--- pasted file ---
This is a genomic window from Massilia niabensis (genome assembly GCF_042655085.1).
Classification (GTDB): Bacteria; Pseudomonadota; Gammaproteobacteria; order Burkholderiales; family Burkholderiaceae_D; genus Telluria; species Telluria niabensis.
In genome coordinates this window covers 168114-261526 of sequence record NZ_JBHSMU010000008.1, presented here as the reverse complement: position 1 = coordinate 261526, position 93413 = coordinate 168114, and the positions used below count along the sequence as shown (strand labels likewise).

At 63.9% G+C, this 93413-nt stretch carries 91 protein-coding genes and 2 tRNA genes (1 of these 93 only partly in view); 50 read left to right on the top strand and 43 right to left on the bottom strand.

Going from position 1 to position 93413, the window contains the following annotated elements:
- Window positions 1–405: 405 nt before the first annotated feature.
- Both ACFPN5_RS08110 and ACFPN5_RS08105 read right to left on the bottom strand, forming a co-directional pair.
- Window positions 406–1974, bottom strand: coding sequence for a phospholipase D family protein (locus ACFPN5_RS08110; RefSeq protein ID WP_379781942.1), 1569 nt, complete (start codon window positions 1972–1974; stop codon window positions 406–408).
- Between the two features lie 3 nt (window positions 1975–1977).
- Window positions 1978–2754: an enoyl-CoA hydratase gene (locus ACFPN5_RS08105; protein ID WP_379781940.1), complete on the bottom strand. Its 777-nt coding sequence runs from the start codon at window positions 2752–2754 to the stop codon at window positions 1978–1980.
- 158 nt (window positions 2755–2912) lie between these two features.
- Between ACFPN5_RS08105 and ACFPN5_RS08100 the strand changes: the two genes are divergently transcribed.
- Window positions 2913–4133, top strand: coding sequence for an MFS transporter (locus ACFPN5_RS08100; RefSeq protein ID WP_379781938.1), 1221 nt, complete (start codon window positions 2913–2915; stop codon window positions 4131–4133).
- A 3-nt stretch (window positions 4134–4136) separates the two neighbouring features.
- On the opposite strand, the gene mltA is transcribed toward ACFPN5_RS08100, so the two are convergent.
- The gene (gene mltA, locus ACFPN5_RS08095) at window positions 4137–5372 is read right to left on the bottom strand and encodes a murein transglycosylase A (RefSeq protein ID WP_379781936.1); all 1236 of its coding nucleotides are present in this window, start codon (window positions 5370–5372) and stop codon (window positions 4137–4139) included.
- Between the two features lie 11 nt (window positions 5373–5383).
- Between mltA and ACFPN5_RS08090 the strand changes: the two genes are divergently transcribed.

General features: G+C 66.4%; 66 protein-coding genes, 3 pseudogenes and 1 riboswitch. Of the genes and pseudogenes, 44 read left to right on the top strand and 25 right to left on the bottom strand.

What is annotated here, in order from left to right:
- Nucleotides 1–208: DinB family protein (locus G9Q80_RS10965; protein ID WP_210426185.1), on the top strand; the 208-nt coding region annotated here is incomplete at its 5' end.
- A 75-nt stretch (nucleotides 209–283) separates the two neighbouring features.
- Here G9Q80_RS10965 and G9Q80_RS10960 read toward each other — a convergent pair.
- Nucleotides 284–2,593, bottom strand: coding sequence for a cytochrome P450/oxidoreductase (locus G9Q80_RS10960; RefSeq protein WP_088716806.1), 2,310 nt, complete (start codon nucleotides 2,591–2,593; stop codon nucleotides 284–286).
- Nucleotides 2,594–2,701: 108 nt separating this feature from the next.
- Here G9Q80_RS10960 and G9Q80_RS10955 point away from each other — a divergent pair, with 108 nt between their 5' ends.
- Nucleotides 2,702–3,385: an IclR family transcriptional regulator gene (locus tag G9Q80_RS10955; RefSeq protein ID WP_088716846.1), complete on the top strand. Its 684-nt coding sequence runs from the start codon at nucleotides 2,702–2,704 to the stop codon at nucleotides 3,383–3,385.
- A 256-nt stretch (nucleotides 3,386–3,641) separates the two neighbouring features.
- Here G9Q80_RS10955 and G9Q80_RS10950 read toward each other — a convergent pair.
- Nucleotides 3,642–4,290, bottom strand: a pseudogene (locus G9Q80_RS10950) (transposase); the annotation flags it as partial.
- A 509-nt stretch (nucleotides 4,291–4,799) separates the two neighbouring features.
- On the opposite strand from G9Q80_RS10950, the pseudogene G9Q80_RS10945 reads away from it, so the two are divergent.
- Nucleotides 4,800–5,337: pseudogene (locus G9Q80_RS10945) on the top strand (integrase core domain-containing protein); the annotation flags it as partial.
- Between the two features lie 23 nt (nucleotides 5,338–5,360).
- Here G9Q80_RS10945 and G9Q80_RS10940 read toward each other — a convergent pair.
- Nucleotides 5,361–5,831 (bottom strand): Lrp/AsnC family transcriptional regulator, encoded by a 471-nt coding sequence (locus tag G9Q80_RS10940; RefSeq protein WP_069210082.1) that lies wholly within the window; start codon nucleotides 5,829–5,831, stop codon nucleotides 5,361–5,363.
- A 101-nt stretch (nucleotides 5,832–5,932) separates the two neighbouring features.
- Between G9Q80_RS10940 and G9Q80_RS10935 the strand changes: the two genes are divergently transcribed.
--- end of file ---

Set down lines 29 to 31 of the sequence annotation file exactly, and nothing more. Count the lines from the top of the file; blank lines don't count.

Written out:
- Here G9Q80_RS10955 and G9Q80_RS10950 read toward each other — a convergent pair.
- Nucleotides 3,642–4,290, bottom strand: a pseudogene (locus G9Q80_RS10950) (transposase); the annotation flags it as partial.
- A 509-nt stretch (nucleotides 4,291–4,799) separates the two neighbouring features.